• Denny Desmarias scheduled to meet with the school board Friday as a potential interim superintendent.
Shawn Letwin December 05, 2012 at 09:04 PM
My last comment to Barbara was based on a response from Barbara that has since been removed by someone. With that said, thanks Daniel for adding the detail on who voted no. The effort is appreciated from this interested reader.
Barbara Read December 05, 2012 at 09:50 PM
I removed my own comment. I wrote it to be helpful. If it's not, then there's no reason to leave it on here. Julie Schumaker's comments were clear and well-stated at the meeting. Summarizing them would only make them less so, in my opinion. I have been misquoted and mischaracterized by people sharing what they think I said, and I don't care for it much. That's part of the reason I tape the meetings and post them. I'd rather hear directly from people than have the information filtered and condensed through meeting minutes.
Laura Jones December 05, 2012 at 11:03 PM
If any course is going to be about world religions, one would hope a great deal of time would be spent on all the major religions of the world. Islam is the second largest, therefore I would also expect it to take up a good part of any curriculum. I would also expect to see Christianity and its various sects, as the largest. Hinduism and Buddhism should also be be given a great deal of time.
Barbara Read December 06, 2012 at 12:41 AM
I just looked the class up. Here's how it's run: http://www.ibo.org/diploma/curriculum/group3/WorldReligion.cfm So it sounds like the school gets to choose which religions to study. I don't know if it would be the instructor, Mrs. Lund or the curriculum staff, but there is a choice about what to cover.
Shawn Letwin December 06, 2012 at 02:56 AM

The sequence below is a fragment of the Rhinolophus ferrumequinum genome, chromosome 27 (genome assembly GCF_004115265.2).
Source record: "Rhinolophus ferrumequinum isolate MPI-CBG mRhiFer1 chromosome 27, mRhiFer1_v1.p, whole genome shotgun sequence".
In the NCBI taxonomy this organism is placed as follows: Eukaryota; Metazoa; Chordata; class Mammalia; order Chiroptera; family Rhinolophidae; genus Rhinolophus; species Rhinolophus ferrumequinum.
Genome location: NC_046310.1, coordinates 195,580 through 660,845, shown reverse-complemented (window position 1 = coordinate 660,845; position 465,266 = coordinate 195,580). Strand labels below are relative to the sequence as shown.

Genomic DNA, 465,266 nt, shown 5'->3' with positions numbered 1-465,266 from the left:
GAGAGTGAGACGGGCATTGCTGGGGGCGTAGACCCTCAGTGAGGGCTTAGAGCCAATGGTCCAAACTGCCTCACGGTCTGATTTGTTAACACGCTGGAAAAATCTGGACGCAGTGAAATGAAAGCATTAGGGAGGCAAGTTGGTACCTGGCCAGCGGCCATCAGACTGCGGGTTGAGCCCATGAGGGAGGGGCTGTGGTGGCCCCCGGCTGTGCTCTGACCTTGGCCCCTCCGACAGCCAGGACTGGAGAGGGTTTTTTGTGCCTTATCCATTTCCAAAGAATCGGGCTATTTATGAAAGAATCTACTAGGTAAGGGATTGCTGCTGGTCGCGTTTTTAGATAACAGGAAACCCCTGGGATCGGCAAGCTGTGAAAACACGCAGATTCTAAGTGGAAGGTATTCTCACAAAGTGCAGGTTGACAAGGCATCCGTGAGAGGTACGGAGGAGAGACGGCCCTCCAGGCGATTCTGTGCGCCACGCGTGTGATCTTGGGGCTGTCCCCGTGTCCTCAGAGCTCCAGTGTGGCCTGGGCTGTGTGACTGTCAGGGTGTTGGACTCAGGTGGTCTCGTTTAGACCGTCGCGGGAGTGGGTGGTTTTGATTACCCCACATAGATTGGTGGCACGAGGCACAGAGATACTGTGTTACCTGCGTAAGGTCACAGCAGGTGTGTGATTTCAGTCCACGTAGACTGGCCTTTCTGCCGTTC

Barbara- Thanks for looking into Laura Jones concerns so quickly and for summarizing for everyone's benefit that there are options available. Saves people like me from having to check out the information directly. Did I get that right? Now I hope that the link to your taping stays up for awhile so I can review what myself and others who want to know what happened with more detail at the meeting that you were there to listen to and share the taping of (or until the battery died and now no one can get an overview from your perspective). That is what I and others need to do, right? So please answer this if you feel comfortable. But first, I can certainly appreciate the delicacy of the situation if you don't answer nor respond. How can one who does not attend the meetings be able to know what has happened at the meetings with the level of detail that your taping provides since you can no longer tape as you become part of the meeting as a trustee? I now know that I can not expect any summarizing or overview from you. Enjoy, take care and be well and my apologies if I mis-characterized or misquoted any or all of your statements related to this topic. You made it very clear how much you disliked that. Certainly will not be any easier to manage that issue as you officially step into your role as an elected public servant.